Plenty of riders out there are race fans. If you love to ride your motorcycle and love NASCAR, the 2nd annual Rusty Wallace Ride is tailor-made for you. Wallace, a NASCAR ironman who won 55 races competing in 16 straight seasons, has invited some of his racing buddies and NASCAR friends to come hang out and support his second annual charity ride. The legendary list includes NASCAR Vice Chairman Mike Helton, Clint Bowyer, Walker “The Legend” Evans, Don “The Snake” Prudhomme, and Steve Wallace. The day will kick off with a party at Black Hills Harley-Davidson and an opportunity to meet the special guests and maybe even get an autograph or two. The riders will mount up for a brand-new route this year, one picked out by Wallace himself. Everybody will meet back up at the Buffalo Chip for a private reception including food and drinks. A silent auction will be held with incredible items up for grabs including a Daytona 500 replica hood autographed by the 2020 Daytona 500 starting grid. The incredible motorcycle Cory Ness of Arlen Ness Enterprises customized for Rusty Wallace, a 2020 Harley-Davidson FLXH Street Glide, will also go to its new owner as the bike is being sold off for charity. This year’s list of Rusty Wallace Ride charities includes South Dakota Special Olympics – Rapid City Flame, All Kids Bike, and the NASCAR Foundation charities. Grab a ticket and we’ll see you Wednesday, August 12, at Black Hills Harley-Davidson off Exit 55 in Rapid City at 10 a.m.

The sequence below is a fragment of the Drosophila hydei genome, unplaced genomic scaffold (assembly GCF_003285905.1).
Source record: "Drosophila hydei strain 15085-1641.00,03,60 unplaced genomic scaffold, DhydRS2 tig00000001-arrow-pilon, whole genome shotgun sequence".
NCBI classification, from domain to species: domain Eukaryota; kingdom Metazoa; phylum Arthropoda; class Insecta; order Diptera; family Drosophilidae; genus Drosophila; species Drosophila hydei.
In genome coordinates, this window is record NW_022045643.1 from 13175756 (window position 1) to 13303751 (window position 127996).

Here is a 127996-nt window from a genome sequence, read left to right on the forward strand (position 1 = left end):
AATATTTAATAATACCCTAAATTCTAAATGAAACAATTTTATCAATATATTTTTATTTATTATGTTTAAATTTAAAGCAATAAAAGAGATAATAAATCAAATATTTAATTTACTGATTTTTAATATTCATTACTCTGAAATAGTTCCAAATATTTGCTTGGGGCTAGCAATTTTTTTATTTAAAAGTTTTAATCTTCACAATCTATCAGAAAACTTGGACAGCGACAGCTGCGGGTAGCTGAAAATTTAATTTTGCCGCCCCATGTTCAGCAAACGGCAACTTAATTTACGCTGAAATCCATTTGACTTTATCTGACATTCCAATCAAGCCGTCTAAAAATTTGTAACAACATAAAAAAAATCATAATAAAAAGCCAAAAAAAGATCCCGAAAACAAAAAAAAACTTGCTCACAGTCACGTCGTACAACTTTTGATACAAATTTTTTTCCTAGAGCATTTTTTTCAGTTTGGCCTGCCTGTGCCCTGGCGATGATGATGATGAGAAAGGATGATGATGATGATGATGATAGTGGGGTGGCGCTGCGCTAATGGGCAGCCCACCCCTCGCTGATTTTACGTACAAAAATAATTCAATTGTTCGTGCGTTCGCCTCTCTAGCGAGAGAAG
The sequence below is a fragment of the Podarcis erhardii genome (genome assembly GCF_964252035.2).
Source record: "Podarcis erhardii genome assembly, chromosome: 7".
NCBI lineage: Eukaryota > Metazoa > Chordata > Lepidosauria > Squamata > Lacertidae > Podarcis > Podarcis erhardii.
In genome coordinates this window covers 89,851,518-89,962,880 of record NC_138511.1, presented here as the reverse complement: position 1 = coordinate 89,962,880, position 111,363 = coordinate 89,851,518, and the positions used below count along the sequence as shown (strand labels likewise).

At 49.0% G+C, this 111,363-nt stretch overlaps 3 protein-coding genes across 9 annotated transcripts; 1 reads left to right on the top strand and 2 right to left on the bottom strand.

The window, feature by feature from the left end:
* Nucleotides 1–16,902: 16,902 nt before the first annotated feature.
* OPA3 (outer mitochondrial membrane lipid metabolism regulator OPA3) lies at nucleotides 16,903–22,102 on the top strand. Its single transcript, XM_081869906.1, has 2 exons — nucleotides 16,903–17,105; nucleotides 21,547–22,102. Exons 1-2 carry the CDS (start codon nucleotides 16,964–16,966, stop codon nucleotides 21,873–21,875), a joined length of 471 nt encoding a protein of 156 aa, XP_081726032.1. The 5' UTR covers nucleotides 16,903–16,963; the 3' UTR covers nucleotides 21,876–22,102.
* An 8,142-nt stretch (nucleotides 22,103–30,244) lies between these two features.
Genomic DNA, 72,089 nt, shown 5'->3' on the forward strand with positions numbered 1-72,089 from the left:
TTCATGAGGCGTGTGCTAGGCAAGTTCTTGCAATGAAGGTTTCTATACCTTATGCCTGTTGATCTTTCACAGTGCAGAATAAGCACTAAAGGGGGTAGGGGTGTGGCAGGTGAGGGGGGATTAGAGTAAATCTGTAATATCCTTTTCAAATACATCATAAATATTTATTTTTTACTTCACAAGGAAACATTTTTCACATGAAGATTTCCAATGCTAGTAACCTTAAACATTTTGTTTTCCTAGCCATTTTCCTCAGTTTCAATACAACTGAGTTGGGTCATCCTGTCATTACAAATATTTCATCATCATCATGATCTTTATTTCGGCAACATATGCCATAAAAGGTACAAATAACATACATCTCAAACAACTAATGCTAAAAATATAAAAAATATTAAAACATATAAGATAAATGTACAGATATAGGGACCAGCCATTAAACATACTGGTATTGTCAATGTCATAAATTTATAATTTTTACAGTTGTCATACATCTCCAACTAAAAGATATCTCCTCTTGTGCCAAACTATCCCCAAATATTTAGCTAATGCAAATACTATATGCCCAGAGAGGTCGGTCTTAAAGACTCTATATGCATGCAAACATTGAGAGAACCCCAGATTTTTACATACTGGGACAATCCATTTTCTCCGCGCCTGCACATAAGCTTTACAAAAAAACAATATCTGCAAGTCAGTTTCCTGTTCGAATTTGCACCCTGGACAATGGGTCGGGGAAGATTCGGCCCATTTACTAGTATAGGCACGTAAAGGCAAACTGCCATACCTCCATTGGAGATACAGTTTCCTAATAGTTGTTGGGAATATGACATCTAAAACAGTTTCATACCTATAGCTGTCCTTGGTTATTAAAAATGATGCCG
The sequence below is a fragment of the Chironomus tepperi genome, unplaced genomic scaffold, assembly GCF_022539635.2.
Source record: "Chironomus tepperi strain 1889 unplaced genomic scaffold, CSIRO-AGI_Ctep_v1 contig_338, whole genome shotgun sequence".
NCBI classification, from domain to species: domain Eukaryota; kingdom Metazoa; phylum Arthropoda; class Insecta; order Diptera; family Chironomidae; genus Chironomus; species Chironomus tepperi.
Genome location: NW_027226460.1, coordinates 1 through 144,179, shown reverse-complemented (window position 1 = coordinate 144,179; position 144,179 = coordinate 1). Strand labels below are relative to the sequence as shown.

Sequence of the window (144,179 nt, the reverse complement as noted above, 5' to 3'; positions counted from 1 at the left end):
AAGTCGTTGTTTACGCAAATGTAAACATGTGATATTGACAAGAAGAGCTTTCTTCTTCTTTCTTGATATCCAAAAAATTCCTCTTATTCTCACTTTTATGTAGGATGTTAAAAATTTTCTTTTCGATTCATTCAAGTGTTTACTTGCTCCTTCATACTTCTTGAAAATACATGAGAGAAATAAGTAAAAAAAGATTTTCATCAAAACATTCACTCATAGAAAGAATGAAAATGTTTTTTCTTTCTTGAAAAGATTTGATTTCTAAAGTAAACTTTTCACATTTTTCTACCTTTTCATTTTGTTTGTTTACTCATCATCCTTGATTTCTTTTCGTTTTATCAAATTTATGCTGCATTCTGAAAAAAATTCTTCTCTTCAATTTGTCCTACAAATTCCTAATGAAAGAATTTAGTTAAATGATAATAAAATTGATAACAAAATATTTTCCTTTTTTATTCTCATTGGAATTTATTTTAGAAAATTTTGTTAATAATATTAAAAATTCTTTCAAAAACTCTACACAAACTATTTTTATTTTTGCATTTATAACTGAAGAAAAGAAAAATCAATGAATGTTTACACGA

For 11 years now, the Biker Belles Ride & Celebration has been empowering women motorcyclists.
“When we created the event in 2009, we’d hoped it would change people’s lives for the better, and it’s amazing to see over a decade later how much it truly has. I can’t wait to see where the Biker Belles takes us in the years to come, and I hope you will join us on the journey,” said Biker Belles Program Manager Toni Woodruff.
The immersive event includes its signature “Morning Ride,” a scintillating run from Deadwood on scenic Hwy 385, Nemo Road, and Vanocker Canyon. The ride will be led by co-captains Savannah Rose and Diva Amy Skaling and ends at the Buffalo Chip CrossRoads. There, women vendors, Comfort Zone pampering courtesy of Diva Amy, and mixing and mingling with some of the motorcycle industry’s pioneering women awaits. The Women & Wheels Bike Show kicks off not long after, giving riders a chance to showcase their prized motorcycles. A catered lunch follows, as does a symposium with Jody Perewitz, Lena Fairless, emceed by Sturgis Hall of Famer Marilyn Stemp. At the conclusion of the event, Biker Belles are invited to join other women riders attending the rally for the Women’s Rider Turnout at the CrossRoads. It happens to be the 19th amendment’s centennial, and currently women make up about 19% of riders. Sounds like cause for celebration, right? A drone will record the group and show the riding world what 19% looks like in real-time.
Just like the other two rides, charity is the underlying cause behind Biker Belles, and 100% of funds raised this year will go to three South Dakota-based charities that benefit women-related causes – Helping with Horsepower, the Strider Education Foundation, and the Sturgis Motorcycle Museum & Hall of Fame. The 2020 Biker Belles begins at 8 a.m. on Wednesday, August 12, at The Lodge in Deadwood and wraps up at the Buffalo Chip CrossRoads at 2 p.m.